Acta Neuropathologica

, Volume 127, Issue 3, pp 347–357

The neuropathology associated with repeat expansions in the C9ORF72 gene


  • Ian R. A. Mackenzie
    • Department of PathologyUniversity of British Columbia and Vancouver General Hospital
  • Petra Frick
    • DZNEGerman Center for Neurodegenerative Diseases
    • DZNEGerman Center for Neurodegenerative Diseases
    • Department of NeuropathologyUniversity of Tübingen

DOI: 10.1007/s00401-013-1232-4

Cite this article as:
Mackenzie, I.R.A., Frick, P. & Neumann, M. Acta Neuropathol (2014) 127: 347. doi:10.1007/s00401-013-1232-4


An abnormal expansion of a GGGGCC hexanucleotide repeat in a non-coding region of the chromosome 9 open reading frame 72 gene (C9ORF72) is the most common genetic abnormality in familial and sporadic FTLD and ALS and the cause in most families where both, FTLD and ALS, are inherited. Pathologically, C9ORF72 expansion cases show a combination of FTLD-TDP and classical ALS with abnormal accumulation of TDP-43 into neuronal and oligodendroglial inclusions consistently seen in the frontal and temporal cortex, hippocampus and pyramidal motor system. In addition, a highly specific feature in C9ORF72 expansion cases is the presence of ubiquitin and p62 positive, but TDP-43 negative neuronal cytoplasmic and intranuclear inclusions. These TDP-43 negative inclusions contain dipeptide-repeat (DPR) proteins generated by unconventional repeat-associated translation of C9ORF72 transcripts with the expanded repeats and are most abundant in the cerebellum, hippocampus and all neocortex regions. Another consistent pathological feature associated with the production of C9ORF72 transcripts with expanded repeats is the formation of nuclear RNA foci that are frequently observed in the frontal cortex, hippocampus and cerebellum. Here, we summarize the complexity and heterogeneity of the neuropathology associated with the C9ORF72 expansion. We discuss implications of the data to the current classification of FTLD and critically review current insights from clinico-pathological correlative studies regarding the fundamental questions as to what processes are required and sufficient to trigger neurodegeneration in C9ORF72 disease pathogenesis.


Frontotemporal lobar degeneration (FTLD) and amyotrophic lateral sclerosis (ALS) are related clinical syndromes with overlapping molecular pathogenesis. FTLD is the second most common cause of dementia in the presenile age group (<65 years) and accounts for 5–15 % of all dementias. It is characterized by progressive deterioration in behaviour, personality and/or language, with relative preservation of memory, due to a predominant atrophy of the frontal and temporal lobes. A family history of dementia is present in 25–50 % of cases, often with an autosomal dominant pattern of inheritance. ALS is the most common form of motor neuron disease in which a predominant loss of motor neurons from the brain and spinal cord leads to fatal paralysis and death, usually within 1–5 years. Most cases are sporadic; however, ~5 % are familial. A clinical overlap between ALS and behavioural variant frontotemporal dementia (bvFTD) has long been recognized with up to 50 % of ALS patients showing some executive function deficits [32, 57] and up to 15 % of bvFTD patients presenting with motor neuron dysfunction [12, 31].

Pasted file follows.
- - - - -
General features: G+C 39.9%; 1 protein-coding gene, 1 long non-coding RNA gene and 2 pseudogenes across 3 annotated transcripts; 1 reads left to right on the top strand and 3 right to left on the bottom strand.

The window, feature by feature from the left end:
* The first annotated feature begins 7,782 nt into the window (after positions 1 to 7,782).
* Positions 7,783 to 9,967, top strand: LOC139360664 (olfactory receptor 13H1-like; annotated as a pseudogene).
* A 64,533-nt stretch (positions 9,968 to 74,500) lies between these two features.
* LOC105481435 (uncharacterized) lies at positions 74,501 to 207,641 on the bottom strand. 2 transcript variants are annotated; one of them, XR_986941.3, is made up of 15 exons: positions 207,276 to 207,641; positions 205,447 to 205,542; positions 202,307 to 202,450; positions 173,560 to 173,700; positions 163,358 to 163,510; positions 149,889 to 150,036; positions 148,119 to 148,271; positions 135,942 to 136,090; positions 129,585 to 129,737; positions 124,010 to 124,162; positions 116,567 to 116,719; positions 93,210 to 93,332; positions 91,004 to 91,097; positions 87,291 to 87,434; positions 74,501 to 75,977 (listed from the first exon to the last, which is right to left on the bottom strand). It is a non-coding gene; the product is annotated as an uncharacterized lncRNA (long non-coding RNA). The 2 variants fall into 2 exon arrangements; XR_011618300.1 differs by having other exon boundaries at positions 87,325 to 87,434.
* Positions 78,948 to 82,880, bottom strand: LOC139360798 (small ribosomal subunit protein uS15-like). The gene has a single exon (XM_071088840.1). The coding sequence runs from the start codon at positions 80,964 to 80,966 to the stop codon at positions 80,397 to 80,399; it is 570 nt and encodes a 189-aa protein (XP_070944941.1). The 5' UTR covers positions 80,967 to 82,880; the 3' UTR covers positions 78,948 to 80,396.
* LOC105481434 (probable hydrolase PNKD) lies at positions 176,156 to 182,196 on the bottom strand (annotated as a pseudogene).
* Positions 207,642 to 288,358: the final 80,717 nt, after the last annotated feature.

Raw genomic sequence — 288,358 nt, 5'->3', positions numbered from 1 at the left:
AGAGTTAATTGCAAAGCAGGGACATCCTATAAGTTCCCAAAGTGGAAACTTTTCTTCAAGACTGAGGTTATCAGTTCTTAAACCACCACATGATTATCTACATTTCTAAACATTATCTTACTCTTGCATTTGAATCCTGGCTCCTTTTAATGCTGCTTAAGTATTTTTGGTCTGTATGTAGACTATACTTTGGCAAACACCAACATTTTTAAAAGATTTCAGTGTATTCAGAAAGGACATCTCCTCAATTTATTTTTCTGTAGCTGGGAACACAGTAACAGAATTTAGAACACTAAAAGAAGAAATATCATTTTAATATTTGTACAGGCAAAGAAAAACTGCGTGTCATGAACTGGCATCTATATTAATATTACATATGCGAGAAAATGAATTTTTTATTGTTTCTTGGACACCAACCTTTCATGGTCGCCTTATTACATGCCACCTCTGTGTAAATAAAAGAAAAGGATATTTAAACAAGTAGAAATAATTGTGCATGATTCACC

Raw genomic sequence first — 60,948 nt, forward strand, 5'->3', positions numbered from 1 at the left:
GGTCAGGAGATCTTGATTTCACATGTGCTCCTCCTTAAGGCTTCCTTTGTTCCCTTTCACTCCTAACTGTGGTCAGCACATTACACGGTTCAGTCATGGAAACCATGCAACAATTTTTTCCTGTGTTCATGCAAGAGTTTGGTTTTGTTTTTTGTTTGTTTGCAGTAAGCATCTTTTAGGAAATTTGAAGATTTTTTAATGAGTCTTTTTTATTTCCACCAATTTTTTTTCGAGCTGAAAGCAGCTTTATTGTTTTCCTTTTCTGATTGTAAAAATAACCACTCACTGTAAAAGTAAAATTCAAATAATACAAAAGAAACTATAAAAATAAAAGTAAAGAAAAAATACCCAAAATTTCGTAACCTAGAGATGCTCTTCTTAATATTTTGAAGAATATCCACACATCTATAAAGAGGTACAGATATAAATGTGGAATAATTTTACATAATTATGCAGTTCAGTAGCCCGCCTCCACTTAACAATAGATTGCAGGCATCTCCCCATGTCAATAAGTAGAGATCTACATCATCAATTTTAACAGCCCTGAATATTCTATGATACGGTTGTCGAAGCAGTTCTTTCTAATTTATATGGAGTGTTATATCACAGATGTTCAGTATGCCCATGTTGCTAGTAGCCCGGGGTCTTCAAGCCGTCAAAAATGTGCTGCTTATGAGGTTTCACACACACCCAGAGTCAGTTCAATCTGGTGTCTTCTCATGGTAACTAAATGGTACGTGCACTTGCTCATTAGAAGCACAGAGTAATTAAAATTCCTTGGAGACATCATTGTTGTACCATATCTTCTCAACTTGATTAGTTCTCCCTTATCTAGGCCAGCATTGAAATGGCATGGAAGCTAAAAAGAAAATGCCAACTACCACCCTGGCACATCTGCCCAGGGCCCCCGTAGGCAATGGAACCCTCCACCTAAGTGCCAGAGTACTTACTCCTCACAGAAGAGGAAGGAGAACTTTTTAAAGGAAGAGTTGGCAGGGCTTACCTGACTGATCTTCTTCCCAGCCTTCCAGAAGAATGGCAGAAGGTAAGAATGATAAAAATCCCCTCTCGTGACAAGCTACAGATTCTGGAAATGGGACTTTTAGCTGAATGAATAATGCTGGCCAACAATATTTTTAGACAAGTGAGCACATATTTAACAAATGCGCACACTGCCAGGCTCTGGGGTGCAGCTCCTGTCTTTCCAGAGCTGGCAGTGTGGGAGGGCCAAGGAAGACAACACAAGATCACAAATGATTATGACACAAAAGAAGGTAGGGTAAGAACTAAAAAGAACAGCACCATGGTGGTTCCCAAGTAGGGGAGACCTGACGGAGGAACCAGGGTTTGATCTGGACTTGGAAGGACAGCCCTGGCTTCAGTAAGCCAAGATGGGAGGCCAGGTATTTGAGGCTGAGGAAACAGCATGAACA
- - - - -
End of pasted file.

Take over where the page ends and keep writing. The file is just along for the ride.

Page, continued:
The molecular basis for this clinical overlap was provided by the discoveries of common neuropathological and genetic abnormalities in ALS and FTLD strongly suggesting overlapping disease mechanisms. In 2006, the DNA/RNA binding protein TDP-43 was identified as the accumulating disease protein in the majority of ALS cases and to be the most common pathological subtype of FTLD [50], now referred to as FTLD with TDP-43 pathology (FTLD-TDP) [38]. The spectrum of TDP-43 proteinopathies was characterized to include sporadic and genetic cases with mutations in the genes GRN, VCP, TARDBP as well as families with a genetic linkage to a region on chromosome 9p21 [13, 36, 50, 51]. The identity of the chromosome 9 gene remained elusive until 2011, when two groups discovered the defect as being an abnormal expansion of a GGGGCC (G4C2) hexanucleotide repeat in a non-coding region of the chromosome 9 open reading frame 72 gene (C9ORF72) [19, 56]. This mutation is now known to be the most common genetic abnormality in familial and sporadic FTLD and ALS and the cause in most families where both, FTLD and ALS, are inherited [24, 55].

C9orf72 is an uncharacterized protein and the underlying mechanisms of how the intronic repeat expansion mutation contributes to neurodegeneration is unclear. Based on knowledge from other repeat expansion diseases such as spinocerebellar ataxia type 8 and myotonic dystrophy type 1, three potential pathogenic mechanism are suggested: (1) haploinsufficiency (2) toxic RNA gain of function by sequestration of RNA binding proteins to transcripts with expanded repeats and (3) toxicity of products generated by unconventional repeat-associated non-ATG (RAN) translation of transcripts with expanded repeats [6, 15, 65].

The aim of this review was to summarize the neuropathological features associated with the C9ORF72 expansion and to discuss insights from postmortem studies in dissecting the role of different processes in C9ORF72 disease pathogenesis.

Molecular pathology in C9ORF72 expansion cases

TDP-43 pathology in C9ORF72 expansion cases

The neuropathology of cases previously described as linked to chromosome 9p21, and that of cases carrying the C9ORF72 expansion, is consistently reported to be characterized by TDP-43 pathology (Fig. 1) independent of the clinical phenotype [8, 9, 13, 16, 19, 23, 24, 26, 33, 42, 49, 53, 5961, 63]. Notable exceptions are one Belgian C9ORF72 expansion case with clinical FTLD which lacks detectable TDP-43 pathology [47] and one C9ORF72 expansion case from the UK with clinical FTLD and FTLD-tau pathology consistent with corticobasal degeneration and absent TDP-43 pathology [60].
Fig. 1